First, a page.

#beastmode #relentless #maybeyouneedanap

My kitten takes a break from being a beast and naps on the couch.

My kitten takes a break from being a beast and naps on the couch.

This morning I received an email encouraging me to be “relentless” as I tackled my to-do list, to attack each thing with vigor and intent: my laundry, my work, my workouts, my nutrition, my relationships, my everything.

Maybe it’s the fact I’m getting over a nasty bug, but I couldn’t even bring myself to read to the end of the email. I’m done with #beastmode. It’s old news. (What’s beast mode? Basically, besides being a clothing line designed Seattle Seahawk Marshawn Lynch, it’s pushing past mere human effort … kind of like the Incredible Hulk, except maybe without the anger.)

Don’t get me wrong: a little #beastmode in your life is a good thing. I’m all for it — without that extra push you never get better. However, you need to offset it with some #slothmode every once in a while. (I’m done with the hashtags now, no worries.)

We live in a more-harder-faster-bigger-better society, where giving your everything isn’t enough, The thing is, our bodies seek homeostasis — a perfect balance — in order to function optimally. And so when you force it to go harder and more and then even faster, well, stuff starts to break down if you never give it a break.

When I was a kid I was pretty sure I was the family klutz, I thought I was weak and slow and uncoordinated, basically designed to be a bookworm for my whole life. Maybe I’m overcompensating now, but very little makes me happier than lapping people half my age during workouts, while yelling at (I mean, encouraging) them to try to keep up. I like to watch weird human tricks and odd feats of strength and see if I am capable of them. But I can’t expect to do that every workout. Once a week? Maybe. Maybe once every other week is fine.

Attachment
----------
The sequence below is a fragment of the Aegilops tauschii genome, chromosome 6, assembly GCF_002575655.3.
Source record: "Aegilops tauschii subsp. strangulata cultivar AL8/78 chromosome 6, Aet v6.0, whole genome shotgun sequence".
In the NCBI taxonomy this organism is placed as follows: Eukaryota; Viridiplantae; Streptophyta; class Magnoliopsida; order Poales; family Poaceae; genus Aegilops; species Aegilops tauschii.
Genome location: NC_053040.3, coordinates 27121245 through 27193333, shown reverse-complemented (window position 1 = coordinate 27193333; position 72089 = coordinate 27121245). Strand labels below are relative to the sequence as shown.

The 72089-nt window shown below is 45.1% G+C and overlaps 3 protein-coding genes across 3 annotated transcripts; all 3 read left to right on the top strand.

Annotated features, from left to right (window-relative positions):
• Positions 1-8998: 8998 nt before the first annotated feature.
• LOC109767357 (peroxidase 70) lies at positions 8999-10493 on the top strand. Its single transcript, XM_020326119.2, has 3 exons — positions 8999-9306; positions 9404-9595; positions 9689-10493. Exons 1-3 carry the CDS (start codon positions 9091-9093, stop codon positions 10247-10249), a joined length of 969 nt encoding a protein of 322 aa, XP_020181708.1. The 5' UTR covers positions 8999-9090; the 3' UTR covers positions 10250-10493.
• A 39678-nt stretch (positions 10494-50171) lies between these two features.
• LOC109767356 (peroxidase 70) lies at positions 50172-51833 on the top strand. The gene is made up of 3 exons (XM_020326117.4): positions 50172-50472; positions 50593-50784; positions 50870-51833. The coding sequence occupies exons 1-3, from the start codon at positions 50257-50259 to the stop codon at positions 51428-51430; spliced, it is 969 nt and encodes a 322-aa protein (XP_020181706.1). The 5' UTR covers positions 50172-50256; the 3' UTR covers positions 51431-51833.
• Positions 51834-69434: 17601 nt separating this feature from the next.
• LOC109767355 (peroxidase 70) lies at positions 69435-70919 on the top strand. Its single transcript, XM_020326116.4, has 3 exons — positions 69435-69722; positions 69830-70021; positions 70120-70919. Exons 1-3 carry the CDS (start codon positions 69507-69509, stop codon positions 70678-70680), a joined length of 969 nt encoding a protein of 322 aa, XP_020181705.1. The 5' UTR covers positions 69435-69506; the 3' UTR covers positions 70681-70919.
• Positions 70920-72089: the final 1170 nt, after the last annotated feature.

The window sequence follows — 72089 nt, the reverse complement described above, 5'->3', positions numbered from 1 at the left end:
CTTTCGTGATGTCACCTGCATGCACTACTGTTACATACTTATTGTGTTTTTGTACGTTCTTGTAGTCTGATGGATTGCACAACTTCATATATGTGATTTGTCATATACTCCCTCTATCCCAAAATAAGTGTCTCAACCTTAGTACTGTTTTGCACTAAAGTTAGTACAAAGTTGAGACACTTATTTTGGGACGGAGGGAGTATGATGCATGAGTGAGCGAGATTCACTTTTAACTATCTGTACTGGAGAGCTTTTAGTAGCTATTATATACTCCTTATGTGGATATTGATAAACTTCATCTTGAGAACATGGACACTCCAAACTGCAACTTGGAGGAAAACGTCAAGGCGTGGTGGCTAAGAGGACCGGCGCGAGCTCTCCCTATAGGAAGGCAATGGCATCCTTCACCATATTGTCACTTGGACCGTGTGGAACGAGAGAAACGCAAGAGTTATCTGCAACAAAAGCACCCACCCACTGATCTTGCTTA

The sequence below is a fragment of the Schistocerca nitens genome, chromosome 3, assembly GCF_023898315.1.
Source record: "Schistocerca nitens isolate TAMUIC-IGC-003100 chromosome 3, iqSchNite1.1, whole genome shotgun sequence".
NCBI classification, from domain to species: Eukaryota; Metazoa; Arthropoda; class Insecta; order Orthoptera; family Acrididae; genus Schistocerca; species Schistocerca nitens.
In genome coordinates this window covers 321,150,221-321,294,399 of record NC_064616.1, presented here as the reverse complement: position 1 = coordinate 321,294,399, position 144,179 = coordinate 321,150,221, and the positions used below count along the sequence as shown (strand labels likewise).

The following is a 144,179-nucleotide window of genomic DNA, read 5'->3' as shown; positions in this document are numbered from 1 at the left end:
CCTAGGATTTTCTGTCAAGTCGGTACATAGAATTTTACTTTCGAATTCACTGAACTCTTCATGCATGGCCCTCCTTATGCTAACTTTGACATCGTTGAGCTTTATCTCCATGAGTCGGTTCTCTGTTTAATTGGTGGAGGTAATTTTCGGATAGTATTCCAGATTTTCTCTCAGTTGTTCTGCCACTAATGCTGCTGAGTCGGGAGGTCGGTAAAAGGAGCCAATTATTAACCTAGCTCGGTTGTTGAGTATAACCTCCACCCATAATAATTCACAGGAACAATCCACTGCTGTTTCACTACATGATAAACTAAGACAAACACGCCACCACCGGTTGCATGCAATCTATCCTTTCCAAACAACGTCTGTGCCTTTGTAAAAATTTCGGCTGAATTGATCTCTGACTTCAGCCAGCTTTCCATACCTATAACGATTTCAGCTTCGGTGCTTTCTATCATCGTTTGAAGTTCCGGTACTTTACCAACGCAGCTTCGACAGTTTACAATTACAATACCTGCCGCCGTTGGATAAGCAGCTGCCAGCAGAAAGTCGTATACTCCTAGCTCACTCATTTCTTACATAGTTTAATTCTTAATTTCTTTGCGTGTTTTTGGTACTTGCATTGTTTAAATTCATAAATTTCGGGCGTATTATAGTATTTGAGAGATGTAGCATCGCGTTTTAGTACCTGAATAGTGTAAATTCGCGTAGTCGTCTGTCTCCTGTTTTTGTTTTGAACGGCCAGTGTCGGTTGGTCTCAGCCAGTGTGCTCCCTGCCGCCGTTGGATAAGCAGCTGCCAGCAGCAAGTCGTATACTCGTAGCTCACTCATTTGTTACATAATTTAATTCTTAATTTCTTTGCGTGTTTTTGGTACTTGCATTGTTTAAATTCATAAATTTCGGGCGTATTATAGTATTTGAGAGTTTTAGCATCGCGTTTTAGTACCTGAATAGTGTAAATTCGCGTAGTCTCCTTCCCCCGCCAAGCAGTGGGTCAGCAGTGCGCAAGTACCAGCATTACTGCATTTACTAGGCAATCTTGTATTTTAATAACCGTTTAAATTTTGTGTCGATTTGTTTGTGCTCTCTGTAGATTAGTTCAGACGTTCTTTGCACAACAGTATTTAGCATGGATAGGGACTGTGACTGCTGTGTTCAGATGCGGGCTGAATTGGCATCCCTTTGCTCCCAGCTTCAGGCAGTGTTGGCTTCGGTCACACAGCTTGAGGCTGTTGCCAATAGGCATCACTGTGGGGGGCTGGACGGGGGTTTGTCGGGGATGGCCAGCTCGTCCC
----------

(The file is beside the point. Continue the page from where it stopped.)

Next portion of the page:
Research is now showing that when it comes to stress, our bodies can’t tell the difference between good and bad stress, mental and physical stress, or even actual and perceived stress. To our bodies, it’s all the same. If you’re on big deadlines at work, up all night with kids, caring for ill family members, and you’re also killing it at the gym every day, well, you can end up sending your body into overload.

Overload is bad. Your stress hormones get out of whack and you can’t sleep, you’re exhausted, you can get sick, your hair can fall out, and all kinds of other truly beastly things can happen. You can even push yourself to the point where the organs that regulate those hormones — your thyroid and adrenal glands — become worn down.

A few years ago I was in constant go-go-go mode, both personally and professionally. I had a full book of training clients, was teaching several group ex classes a week and attempting to have a personal life (my personal trainer friends will laugh at the naivete of that!). I ended up with a rotten case of pneumonia. And then my already goofy thyroid became goofier. I backed off, and have been pretty good about pacing myself ever since.

I’ve just finished a magazine piece about all that and it’s making me feel less like a slacker as I grapple with my own mere humanness. And seriously, it’s hard not to feel like a slacker when my social media newsfeeds are lit up with motivational quotes from other personal trainers, coaches and athletes.

All of this being said, if you’re working out three to six times a week, varying your workouts in both intensity and mode (what you actually do for exercise, from yoga to strength to cardio), and you don’t have a whole bunch of crazy going on in your life, you’re probably safe from the beastmode and overload.

However, if you don’t consider it a workout unless you do a HIIT or metcon (if you have to look those up you’re probably safe) and you are constantly striving for PRs, well, maybe it’s time to do some evaluation of your approach.

If you’re a true Type A person — one of those driven “intense” doer kinds of people who might fit into the second type of fitness enthusiast above — it’s hard not to stay in beastmode a good bit of the time. Go for it, it I say. But be a renegade once in a while and buck the trend — go into full-on slothmode. Take a few days off and don’t even go to the gym. Get caught up in a Netflix marathon. Read a couple books.

I was going to turn this into an actual anti-beastmode challenge, but I know how you are, and we need to make sure that couch is available for other members of your household, too.

Wendy Watkins

About Wendy Watkins

Wendy Watkins is a Brewer-based personal trainer and author of The Complete Idiots Guide to Losing 20 Pounds in 2 Months. Visit her website at wendyfitness.com.